porary building fitted up for the purpose. While there Doctor MacDon-
ald was the spiritual adviser of Beverly Wells, the first criminal hanged
in Solano county. From Benicia he was moved to Coloma, El Dorado
county, where he continued his missionary labors for two years, and built
a church, and established a congregation at Hangtown (now Placerville).
In 1859 he was called, as Rector, to St. John's Church, Stockton, where
he labored for two years further, and, on the breaking out of the war, he
proceeded to North Carolina, and followed the fortimes of the Southern
army, until peace was declared. At this period he was the recipient of a
call to St. James', Olean, Western New York, where he remained three
years, and from there was called to Sag-Harbor, Long Island, having
charge of the Episcopal Church there for seven years. In 1875 he went
to Sharon, Conn., and, at the end of two years, assumed charge of Baxter
County School, Arkansas, for one year ; he then went to Dardanelles, in
that State, where he erected St. Paul's Episcopal Church, of which he was
Rector until 1878, when he accepted a call to the Church of the Ascen-
sion at Vallejo. Was created a Doctor of Divinity in 1859. Dr. Mac-
Donald married, first, in 1865, Nellie, only daughter of Daniel Judd, of
Hinsdale, Western New York, who died in 1869, by whom he has Flora,
born in 1866 ; and Katie, born in 1869. He married, secondly, at Trinity
Church, New York, August 13, 1874, Susannah, daughter of George W.
Whitaker, of the Manor, Oxford, England.

McCUDDEN JAMES, dealer, in wood, coal, lumber and groceries, was born
in the county of Fermanagh, in Ireland, in 1837, and arrived in the United


States in 1853, first settling in the city of New York, where he remained
some years, when he came to California, in 1857. In 1861 he opened the
Union Hotel in Vallejo, remaining its proprietor for ten years. In 1874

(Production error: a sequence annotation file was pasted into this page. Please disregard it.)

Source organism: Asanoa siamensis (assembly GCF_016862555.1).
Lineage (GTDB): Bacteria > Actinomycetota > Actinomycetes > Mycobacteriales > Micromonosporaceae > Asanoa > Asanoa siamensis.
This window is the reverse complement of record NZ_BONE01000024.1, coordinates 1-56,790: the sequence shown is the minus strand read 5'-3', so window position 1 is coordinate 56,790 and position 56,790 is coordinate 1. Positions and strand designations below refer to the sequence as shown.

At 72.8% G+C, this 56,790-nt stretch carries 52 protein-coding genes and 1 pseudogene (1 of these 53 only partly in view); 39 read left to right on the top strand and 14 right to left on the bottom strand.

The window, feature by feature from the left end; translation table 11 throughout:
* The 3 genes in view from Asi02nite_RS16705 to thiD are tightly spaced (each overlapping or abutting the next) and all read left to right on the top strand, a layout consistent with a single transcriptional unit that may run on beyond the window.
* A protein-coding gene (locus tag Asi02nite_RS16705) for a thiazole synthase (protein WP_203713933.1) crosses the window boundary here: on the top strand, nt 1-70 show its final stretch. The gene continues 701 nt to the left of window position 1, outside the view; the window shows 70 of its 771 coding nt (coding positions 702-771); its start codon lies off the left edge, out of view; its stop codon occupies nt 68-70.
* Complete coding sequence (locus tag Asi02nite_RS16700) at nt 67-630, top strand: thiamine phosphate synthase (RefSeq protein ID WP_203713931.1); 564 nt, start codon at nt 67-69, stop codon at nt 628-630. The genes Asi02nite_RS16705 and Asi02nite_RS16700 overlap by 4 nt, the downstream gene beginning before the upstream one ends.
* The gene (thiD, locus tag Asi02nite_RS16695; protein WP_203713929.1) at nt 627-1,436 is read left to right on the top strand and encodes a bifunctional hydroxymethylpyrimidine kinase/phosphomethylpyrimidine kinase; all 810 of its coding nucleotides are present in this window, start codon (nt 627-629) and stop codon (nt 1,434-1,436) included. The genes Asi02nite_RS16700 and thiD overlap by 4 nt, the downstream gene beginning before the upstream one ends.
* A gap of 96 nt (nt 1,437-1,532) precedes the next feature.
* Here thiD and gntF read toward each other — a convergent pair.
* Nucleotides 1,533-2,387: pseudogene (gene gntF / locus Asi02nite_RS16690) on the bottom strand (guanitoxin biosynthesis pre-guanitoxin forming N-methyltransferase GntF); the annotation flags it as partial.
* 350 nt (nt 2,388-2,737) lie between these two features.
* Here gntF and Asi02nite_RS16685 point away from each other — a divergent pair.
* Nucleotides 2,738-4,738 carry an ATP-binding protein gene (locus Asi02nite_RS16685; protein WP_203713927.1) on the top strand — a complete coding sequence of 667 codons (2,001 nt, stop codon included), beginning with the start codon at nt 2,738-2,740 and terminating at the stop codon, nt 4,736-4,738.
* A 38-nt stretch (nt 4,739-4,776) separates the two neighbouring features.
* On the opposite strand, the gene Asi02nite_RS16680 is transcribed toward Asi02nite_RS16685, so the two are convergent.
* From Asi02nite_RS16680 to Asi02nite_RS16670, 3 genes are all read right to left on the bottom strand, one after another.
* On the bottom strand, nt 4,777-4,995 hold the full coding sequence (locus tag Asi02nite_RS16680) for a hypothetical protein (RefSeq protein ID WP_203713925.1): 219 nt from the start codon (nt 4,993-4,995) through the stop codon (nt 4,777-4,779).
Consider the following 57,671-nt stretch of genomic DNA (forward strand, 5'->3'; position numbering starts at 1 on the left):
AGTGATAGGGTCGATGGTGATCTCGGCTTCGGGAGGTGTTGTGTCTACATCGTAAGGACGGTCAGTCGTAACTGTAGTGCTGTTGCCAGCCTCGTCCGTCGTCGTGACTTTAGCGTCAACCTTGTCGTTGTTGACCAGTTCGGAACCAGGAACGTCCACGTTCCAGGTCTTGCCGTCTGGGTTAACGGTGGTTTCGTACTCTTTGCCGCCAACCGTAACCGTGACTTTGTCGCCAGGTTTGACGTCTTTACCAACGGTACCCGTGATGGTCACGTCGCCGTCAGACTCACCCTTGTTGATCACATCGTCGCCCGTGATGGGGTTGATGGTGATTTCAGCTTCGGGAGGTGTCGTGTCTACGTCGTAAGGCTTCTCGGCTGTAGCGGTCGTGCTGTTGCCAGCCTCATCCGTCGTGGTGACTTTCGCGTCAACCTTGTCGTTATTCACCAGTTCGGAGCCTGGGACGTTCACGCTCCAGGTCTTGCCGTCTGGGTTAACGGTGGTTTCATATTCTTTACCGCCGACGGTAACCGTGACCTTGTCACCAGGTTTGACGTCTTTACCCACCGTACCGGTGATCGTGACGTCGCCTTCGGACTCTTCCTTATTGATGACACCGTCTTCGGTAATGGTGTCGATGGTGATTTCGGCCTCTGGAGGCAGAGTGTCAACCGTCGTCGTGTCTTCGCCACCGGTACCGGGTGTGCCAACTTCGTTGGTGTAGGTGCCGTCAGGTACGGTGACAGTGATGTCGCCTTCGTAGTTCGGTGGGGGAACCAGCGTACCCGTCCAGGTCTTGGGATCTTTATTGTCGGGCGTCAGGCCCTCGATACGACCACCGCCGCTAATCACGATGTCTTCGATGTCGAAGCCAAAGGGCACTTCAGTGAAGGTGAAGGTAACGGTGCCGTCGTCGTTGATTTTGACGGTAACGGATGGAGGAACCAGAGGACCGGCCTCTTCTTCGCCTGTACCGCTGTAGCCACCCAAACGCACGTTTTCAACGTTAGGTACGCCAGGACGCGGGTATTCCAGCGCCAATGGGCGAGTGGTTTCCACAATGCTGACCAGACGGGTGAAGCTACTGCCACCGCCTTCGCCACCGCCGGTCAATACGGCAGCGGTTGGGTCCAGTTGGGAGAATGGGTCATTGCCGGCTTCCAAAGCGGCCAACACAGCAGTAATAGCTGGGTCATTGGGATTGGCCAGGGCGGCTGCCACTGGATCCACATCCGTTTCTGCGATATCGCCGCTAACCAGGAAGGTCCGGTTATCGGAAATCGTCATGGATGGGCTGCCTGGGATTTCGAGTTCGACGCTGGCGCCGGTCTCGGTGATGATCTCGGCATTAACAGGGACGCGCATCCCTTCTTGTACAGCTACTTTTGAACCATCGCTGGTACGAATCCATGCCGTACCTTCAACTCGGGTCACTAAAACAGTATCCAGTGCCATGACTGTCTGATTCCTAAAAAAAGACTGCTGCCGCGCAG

his present business was established, and two years afterwards he first
started in the lumber trade. Mr. McCudden is one of Vallejo's most hon-
ored citizens; his election to the Board of Supervisors in 1877 proving
the estimation in which he is held.

McDERMOTT, ROBERT, born in Ireland in 1841, and came to America
in 1842 with his parents, who settled in Lower Canada, where they re-
sided till 1848, when they moved to Upper Canada. In 1859 he crossed
to the United States, and took up his residence in McComb county, Mich-
igan, remaining there till 1860. In April of this year he enlisted in Co.
A., Ninth U. S. Infantry, and was stationed in the Detroit -Recruiting
district for some time, when he went to the North Pass of the Rocky
mountains, where he got his discharge under the Minor's Act. He re-
mained in that section of the country till the fall of 1863, when he again
enlisted in the First Oregon Infantry, and served till the end of the war.
Arrived in Vallejo in June, 1867, and purchased the one-half interest of
F. O'Grady, in the Empire Soda Works. Married April 19, 1869, Catha-
rine Monaghan, a native of Ireland.

McDONALD, T. P., born in Galena, Joe Davies county, Illinois, March 21,
1850, and in 1857 moved with his parents to Nevada county, California,
where he remained till 1867, when he came to Vallejo, and entered into
the employment of E. McGettigan, in the wholesale liquor business, until
1875, when he became clerk at the Howards, filling that position till Sep-
tember, 1878, when he formed his present partnership with James Ward.
Mr. McDonald has been a member of the Vallejo Rifles since 1869; held